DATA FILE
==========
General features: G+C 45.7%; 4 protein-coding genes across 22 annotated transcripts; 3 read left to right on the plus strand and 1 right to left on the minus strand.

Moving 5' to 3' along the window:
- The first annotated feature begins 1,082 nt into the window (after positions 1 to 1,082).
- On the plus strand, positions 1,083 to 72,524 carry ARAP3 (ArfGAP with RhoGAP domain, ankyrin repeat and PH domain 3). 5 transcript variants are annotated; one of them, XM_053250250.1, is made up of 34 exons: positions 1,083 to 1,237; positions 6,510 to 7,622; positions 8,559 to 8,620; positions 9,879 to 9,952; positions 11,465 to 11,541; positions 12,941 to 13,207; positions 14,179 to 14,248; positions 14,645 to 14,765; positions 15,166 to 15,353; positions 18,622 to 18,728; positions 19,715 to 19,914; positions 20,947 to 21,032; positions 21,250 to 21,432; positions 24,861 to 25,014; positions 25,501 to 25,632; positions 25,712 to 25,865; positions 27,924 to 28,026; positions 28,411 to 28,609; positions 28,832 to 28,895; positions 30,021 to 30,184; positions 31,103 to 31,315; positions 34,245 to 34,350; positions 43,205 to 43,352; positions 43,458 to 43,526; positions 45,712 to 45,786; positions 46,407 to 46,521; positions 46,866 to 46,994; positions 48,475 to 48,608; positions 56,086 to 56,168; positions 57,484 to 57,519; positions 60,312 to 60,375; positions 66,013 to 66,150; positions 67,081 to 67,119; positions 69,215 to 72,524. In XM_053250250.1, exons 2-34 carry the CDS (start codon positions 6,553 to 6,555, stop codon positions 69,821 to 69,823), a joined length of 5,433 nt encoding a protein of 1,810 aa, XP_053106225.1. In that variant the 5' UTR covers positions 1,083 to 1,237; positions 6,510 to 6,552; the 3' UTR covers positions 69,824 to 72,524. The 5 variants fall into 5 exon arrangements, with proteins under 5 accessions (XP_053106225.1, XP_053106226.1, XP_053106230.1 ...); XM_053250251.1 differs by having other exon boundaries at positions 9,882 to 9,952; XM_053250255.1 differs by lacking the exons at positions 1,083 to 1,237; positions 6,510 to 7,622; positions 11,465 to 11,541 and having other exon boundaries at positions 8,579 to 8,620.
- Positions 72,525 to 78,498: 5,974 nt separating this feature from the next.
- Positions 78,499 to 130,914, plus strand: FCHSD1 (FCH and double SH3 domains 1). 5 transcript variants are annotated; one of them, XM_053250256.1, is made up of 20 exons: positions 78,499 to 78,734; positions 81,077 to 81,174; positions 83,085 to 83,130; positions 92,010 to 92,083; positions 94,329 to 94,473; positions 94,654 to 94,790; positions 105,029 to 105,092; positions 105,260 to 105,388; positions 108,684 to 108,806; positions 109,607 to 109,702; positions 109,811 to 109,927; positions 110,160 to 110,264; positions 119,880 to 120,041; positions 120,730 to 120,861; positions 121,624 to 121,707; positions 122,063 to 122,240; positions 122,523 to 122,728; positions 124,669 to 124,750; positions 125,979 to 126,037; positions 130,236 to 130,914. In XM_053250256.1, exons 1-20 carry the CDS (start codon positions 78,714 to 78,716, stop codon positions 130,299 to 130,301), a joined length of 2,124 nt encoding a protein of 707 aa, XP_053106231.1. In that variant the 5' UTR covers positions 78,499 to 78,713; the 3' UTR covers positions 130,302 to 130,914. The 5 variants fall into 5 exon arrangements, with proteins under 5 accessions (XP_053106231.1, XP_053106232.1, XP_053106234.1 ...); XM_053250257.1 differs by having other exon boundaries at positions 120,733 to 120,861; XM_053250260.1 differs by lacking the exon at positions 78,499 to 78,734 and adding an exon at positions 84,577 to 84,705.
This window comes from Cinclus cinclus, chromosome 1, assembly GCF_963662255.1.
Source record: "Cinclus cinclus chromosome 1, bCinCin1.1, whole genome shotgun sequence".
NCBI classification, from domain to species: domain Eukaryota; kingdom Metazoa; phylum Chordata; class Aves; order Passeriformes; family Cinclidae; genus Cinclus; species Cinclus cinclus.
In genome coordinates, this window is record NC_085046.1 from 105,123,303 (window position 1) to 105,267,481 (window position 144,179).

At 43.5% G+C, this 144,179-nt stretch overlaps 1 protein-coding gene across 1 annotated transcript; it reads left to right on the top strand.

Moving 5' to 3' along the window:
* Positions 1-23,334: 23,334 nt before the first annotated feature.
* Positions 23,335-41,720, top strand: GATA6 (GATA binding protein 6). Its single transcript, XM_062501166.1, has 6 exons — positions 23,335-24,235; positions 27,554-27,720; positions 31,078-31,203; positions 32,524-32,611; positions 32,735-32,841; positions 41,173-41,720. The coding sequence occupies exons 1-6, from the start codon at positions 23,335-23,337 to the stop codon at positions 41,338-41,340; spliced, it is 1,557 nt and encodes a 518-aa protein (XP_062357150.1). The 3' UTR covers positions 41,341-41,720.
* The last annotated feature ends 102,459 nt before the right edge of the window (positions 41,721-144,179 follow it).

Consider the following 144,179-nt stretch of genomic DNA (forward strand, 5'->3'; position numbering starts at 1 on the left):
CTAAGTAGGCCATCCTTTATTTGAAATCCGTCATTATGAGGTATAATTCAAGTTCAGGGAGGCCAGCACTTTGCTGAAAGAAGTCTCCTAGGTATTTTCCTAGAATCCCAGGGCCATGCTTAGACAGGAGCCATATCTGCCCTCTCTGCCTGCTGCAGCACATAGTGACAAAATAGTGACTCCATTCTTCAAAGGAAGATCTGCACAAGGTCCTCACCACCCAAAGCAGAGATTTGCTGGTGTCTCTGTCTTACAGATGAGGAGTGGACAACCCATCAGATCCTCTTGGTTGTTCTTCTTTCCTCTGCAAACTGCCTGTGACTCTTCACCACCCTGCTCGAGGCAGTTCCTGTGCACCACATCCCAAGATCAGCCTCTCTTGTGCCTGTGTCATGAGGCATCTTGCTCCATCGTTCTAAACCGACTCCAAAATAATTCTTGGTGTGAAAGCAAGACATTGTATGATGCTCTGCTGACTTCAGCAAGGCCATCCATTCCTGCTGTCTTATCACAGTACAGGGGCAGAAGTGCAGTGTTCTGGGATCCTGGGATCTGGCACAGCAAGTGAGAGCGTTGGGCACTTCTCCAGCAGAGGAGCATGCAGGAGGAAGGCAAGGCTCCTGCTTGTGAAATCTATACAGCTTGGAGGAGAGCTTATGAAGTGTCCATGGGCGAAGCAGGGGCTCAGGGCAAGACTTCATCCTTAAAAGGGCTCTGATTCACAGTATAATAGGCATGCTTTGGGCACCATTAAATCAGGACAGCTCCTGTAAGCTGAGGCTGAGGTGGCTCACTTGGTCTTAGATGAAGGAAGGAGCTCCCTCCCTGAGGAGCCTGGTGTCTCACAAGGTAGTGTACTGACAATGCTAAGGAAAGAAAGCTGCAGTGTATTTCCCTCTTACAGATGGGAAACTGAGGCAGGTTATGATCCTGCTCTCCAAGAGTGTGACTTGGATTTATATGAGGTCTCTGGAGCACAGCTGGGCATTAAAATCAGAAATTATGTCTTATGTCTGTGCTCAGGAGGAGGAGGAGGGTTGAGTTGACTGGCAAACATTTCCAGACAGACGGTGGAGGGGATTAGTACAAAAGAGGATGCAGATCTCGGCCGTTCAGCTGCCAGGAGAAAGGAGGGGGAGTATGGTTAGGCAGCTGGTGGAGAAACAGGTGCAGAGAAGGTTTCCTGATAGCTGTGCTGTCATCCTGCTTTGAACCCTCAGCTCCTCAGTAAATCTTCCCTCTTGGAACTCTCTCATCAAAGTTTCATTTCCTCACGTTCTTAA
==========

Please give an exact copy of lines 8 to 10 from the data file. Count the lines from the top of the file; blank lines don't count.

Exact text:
Source record: "Cinclus cinclus chromosome 1, bCinCin1.1, whole genome shotgun sequence".
NCBI classification, from domain to species: domain Eukaryota; kingdom Metazoa; phylum Chordata; class Aves; order Passeriformes; family Cinclidae; genus Cinclus; species Cinclus cinclus.
In genome coordinates, this window is record NC_085046.1 from 105,123,303 (window position 1) to 105,267,481 (window position 144,179).